Symptom Patterns and Service Use Among African American and Caucasian Veterans With Combat-Related PTSD

B. Christopher Frueh, Jon D. Elhai, Jeannine Monnier, Mark B. Hamner, Rebecca G. Knapp

Research output: Contribution to journalArticle

21 Scopus citations

Abstract

African American (N = 57) and Caucasian (N = 76) combat veterans with posttraumatic stress disorder (PTSD) at a Veterans Affairs (VA) outpatient PTSD treatment clinic were compared on variables related to clinical symptoms and VA service use. Groups were compared on relevant interview (e.g., Clinician Administered PTSD Scale; D. D. Blake et al. 1990) and self-report measures (e.g., Minnesota Multiphasic Personality Inventory-2; J. N. Butcher, W. G. Dahlstrom, J. R. Graham, A. Tellegen, & B. Kaemmer, 1989). Groups were also compared on demographics, psychiatric comorbidity, VA service use, and disability status. Results revealed few significant between-groups differences, providing further evidence that African American and Caucasian veterans with PTSD do not differ in manifestation of the syndrome or in use of VA services and benefits.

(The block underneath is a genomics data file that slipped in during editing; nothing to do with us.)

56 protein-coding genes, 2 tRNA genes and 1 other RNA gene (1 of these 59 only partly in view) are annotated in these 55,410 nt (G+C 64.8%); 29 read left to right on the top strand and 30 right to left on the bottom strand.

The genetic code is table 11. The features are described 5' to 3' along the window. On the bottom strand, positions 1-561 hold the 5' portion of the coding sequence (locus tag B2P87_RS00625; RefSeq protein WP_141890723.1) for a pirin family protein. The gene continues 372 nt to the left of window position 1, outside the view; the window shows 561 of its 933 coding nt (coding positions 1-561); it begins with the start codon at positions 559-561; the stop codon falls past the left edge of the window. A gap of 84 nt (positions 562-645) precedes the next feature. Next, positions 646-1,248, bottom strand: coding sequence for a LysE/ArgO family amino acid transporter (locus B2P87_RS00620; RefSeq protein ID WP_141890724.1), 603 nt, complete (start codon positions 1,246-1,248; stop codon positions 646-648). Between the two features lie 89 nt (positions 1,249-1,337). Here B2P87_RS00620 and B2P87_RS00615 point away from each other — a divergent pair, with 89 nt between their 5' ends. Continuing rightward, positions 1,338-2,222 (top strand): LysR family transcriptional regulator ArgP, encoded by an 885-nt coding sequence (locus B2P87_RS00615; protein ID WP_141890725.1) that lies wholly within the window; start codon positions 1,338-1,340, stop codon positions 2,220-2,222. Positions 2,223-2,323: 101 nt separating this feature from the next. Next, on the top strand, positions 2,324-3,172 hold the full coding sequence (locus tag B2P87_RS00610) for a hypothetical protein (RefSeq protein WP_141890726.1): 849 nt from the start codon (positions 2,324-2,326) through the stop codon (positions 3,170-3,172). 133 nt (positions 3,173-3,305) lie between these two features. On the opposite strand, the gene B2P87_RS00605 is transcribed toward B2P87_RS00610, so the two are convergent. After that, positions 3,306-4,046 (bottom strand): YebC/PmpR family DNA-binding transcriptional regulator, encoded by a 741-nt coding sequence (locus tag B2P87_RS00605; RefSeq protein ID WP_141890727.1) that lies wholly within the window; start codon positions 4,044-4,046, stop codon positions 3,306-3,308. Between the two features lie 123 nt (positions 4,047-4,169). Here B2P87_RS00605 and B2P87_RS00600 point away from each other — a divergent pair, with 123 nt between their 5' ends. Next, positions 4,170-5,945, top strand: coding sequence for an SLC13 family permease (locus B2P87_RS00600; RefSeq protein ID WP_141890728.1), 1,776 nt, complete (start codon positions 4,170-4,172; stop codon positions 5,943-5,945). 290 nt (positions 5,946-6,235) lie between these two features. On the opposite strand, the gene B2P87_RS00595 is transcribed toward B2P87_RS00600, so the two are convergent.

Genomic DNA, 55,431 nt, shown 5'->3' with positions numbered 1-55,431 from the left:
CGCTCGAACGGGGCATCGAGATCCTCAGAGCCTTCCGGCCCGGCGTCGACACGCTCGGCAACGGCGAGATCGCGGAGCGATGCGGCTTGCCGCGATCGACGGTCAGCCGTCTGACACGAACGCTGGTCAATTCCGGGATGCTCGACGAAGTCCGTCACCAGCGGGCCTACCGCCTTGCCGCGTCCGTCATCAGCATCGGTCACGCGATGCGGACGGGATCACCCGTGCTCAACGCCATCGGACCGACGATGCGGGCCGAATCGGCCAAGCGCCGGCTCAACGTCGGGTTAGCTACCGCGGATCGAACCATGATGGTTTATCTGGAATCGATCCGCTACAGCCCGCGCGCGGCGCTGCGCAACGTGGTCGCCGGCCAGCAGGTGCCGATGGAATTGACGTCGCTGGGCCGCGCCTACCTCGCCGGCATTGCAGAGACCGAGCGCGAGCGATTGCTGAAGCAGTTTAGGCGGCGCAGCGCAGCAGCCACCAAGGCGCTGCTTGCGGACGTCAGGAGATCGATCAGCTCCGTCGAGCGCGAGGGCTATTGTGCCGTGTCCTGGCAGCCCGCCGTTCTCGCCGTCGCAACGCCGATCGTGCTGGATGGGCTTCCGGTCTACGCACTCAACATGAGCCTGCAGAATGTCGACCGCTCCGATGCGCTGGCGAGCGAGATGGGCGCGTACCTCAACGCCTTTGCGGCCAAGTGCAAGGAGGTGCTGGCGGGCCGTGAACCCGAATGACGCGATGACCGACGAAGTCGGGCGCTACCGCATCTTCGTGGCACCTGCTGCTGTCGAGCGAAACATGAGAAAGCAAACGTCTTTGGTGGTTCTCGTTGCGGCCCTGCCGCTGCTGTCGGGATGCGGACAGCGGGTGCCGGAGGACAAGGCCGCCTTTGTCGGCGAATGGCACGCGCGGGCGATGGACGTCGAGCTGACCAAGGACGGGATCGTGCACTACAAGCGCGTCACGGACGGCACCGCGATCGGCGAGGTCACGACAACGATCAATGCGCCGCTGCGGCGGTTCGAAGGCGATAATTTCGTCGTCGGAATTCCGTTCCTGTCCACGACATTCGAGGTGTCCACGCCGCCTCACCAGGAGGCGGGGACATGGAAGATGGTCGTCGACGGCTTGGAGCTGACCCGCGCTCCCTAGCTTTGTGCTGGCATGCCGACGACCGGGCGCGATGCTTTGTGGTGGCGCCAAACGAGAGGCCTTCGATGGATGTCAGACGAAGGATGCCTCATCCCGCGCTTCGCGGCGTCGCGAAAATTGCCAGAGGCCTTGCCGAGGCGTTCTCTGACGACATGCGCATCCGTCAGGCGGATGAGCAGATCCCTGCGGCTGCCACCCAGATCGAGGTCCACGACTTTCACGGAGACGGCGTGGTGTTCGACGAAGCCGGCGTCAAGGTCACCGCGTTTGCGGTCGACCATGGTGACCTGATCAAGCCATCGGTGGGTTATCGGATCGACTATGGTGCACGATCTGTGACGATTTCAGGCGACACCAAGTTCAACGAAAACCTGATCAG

Original languageEnglish (US)
Pages (from-to)22-30
Number of pages9
JournalPsychological Services
Volume1
Issue number1
DOIs
StatePublished - Mar 2004

ASJC Scopus subject areas

  • Clinical Psychology
  • Applied Psychology

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